In a new report from The Times, the British government will begin cracking down on clubs who don betting agencies on their playing kits.
The tightening of these screws could have serious implications for many clubs in the professional footballing landscape in the UK. A substantial percentage of teams in the Premier League and Championship (England’s second tier) use gambling organisations as their main sponsors.
West Ham United, Wolverhampton Wanderers, Everton FC, Norwich City FC and Watford are some of the high profile Premier League sides whose kits feature mainly betting or gambling agencies.
15 of the 24 teams in the Championship are in the same boat, including top teams such as Leeds United, Middlesborough, Stoke City, Swansea City and former Premier League champions Blackburn Rovers.
The further down the leagues you go, the more teams you’ll find who utilise gambling agencies as their major sponsors.
This news has surfaced following reports that the government will review the 2005 Gambling Act. It is expected that following the review, a domino effect will take place, which will impact some of these clubs.
The EFL, who looks after the Championship, League One and League Two, is itself sponsored by Sky Bet. They could suffer greatest from any reforms made by the government after their review.
In the first ever Premier League season back in 1992/1993, no team shared their shirts with gambling agencies as a form of sponsorship.
Sponsorships such as JVC’s with Arsenal, Carlsberg’s with Liverpool, Sharp’s with Manchester United and Newcastle Brown Ale’s with Newcastle United all stick vividly in the minds of Premier League fans to this day.
At the start of the 2010s, some clubs had cottoned on to the idea of attaining sponsorships with betting companies.
Soccer is one of the most popular sports to gamble on in the UK and many agencies generate significant amounts of revenue from games across numerous leagues, even the semi-professional ones.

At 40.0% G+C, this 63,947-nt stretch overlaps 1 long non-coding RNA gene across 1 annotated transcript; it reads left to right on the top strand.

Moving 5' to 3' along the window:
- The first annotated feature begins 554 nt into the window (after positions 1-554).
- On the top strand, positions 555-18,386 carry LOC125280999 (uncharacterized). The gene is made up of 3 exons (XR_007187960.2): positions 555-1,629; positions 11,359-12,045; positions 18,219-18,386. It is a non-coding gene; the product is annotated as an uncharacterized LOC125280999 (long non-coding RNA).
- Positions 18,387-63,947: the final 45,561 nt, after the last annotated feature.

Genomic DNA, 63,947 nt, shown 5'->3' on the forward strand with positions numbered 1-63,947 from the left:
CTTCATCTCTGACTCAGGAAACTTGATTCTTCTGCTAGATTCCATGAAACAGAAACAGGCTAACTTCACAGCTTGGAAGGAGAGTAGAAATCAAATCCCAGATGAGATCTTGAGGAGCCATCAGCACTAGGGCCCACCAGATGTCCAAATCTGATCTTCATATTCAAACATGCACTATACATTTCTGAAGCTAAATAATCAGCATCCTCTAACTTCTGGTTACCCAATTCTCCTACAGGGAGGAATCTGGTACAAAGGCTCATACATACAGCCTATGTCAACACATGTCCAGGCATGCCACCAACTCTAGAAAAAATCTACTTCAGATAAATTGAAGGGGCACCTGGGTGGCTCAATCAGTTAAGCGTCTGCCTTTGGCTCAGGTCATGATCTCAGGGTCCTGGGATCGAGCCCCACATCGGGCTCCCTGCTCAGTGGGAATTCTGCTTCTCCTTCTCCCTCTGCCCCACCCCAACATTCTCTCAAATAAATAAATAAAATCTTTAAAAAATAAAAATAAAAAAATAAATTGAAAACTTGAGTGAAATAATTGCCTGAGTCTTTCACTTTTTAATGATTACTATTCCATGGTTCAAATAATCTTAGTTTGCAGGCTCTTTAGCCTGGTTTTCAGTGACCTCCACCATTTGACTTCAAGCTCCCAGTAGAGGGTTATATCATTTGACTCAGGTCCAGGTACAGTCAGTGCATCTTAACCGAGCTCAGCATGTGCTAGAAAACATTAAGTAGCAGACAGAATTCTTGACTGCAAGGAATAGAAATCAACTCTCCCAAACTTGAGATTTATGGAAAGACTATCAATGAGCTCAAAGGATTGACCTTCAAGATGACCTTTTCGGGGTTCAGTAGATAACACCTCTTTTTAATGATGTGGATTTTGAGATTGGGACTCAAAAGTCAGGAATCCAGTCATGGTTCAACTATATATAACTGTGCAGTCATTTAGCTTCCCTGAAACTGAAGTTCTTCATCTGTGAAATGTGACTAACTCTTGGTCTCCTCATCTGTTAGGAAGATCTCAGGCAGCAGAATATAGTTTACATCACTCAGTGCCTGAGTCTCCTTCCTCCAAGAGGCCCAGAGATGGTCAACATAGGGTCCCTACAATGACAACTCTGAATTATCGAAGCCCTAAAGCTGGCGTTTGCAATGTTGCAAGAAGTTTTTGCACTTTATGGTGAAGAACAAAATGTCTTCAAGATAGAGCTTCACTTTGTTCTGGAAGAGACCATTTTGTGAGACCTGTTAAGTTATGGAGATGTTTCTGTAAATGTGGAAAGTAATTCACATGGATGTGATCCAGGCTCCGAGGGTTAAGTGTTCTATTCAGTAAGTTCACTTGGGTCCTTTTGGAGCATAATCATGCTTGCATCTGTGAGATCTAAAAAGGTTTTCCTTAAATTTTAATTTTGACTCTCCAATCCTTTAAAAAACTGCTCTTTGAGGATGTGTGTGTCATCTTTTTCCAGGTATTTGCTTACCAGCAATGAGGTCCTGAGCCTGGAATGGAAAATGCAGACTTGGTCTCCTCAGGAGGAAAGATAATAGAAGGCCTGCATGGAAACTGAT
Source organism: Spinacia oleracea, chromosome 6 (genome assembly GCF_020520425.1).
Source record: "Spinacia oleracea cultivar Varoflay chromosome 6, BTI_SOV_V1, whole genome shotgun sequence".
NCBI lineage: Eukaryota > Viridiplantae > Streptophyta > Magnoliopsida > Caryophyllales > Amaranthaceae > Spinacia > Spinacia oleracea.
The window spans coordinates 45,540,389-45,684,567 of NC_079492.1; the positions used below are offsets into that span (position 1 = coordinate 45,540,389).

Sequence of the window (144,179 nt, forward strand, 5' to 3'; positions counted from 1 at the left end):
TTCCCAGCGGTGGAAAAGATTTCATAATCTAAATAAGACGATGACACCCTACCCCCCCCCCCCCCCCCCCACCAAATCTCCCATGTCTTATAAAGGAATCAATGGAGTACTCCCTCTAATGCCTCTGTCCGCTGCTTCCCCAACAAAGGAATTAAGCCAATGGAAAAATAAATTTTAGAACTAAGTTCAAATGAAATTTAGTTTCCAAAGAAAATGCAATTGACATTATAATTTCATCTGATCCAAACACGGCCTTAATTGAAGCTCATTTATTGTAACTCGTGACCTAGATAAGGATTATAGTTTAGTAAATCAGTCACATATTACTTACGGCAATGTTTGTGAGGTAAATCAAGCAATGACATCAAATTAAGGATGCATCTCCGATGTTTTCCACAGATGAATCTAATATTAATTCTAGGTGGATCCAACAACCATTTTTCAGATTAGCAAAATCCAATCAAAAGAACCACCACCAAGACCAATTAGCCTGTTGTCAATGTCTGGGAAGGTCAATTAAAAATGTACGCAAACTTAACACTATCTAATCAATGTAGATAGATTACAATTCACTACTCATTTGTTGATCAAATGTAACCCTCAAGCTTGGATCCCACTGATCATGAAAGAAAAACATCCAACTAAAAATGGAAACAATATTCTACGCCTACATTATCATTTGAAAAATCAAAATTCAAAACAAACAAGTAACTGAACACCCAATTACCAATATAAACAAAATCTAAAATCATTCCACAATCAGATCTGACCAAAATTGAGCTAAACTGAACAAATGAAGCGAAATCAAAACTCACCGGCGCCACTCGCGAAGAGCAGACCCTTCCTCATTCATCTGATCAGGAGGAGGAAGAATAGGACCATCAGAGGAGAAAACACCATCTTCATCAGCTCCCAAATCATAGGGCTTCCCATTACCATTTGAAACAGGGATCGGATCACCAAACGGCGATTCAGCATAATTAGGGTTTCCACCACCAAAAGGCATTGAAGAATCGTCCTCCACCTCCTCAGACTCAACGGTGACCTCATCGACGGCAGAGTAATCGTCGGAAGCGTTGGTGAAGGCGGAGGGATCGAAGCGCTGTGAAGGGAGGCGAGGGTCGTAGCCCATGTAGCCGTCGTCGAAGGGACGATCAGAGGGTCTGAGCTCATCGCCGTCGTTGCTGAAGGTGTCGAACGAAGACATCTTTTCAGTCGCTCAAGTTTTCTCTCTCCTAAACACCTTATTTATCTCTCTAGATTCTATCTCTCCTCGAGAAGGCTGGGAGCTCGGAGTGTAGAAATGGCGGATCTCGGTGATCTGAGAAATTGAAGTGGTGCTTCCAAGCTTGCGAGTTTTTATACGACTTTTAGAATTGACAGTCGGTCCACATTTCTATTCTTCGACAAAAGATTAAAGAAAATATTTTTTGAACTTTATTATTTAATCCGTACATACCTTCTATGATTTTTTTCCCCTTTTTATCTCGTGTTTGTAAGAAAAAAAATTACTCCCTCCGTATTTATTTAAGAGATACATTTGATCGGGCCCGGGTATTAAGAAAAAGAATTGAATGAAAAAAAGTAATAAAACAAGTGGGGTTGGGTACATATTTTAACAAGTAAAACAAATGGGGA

The topic of gambling in sports is one that has generated much debate across the globe in the last few years.
In Australia especially, the discussion seems to circulate on an almost weekly basis.
On one hand, it is frowned upon when players, coaches or staff members get involved in bets for any matches. For example, in the AFL, Collingwood Magpies player Jaidyn Stephenson was banned for 10 games for gambling on AFL matches, including some he was playing in.
At the same time however, governing bodies continuously promote gambling with pre-game advertisements that display the odds and encourage people to gamble.
Some governing bodies even have sponsorships with betting agencies, whilst at the same time, trying to dissuade people from betting on matches.
On the other hand, many teams in the AFL are trying to escape the gambling industry and become independent without having to rely on gaming rooms and pokies.
This news came as a pleasant surprise for English soccer fans, with many rejoicing at the fact that something is being done after years of what they see as apathy.
Exclusive: End of the road looming for betting firms sponsoring football shirts as Government launches review of 2005 Gambling Act: https://t.co/NGJWMxCmYa
— Martyn Ziegler (@martynziegler) January 14, 2020
Long overdue,its out of control
— Adam Barlow (@AdamPaulBarlow) January 14, 2020
Good. While they’re at it they can curb the endless betting ads on telly.
— Michael Sissons (@msissons) January 14, 2020
— Scott Purdue (@ScottPurdue8) January 14, 2020
What are your thoughts on the prospect of less teams being sponsored by betting agencies?
Are you glad something is being done by the British government? Will you be pleased by the potential return of less sponsors on teams shirts?
Are you against it? Or do you simply not mind, so long as you can watch your team play week in, week out?
Get involved in the discussion on Twitter @Soccersceneau. We’d love to hear your thoughts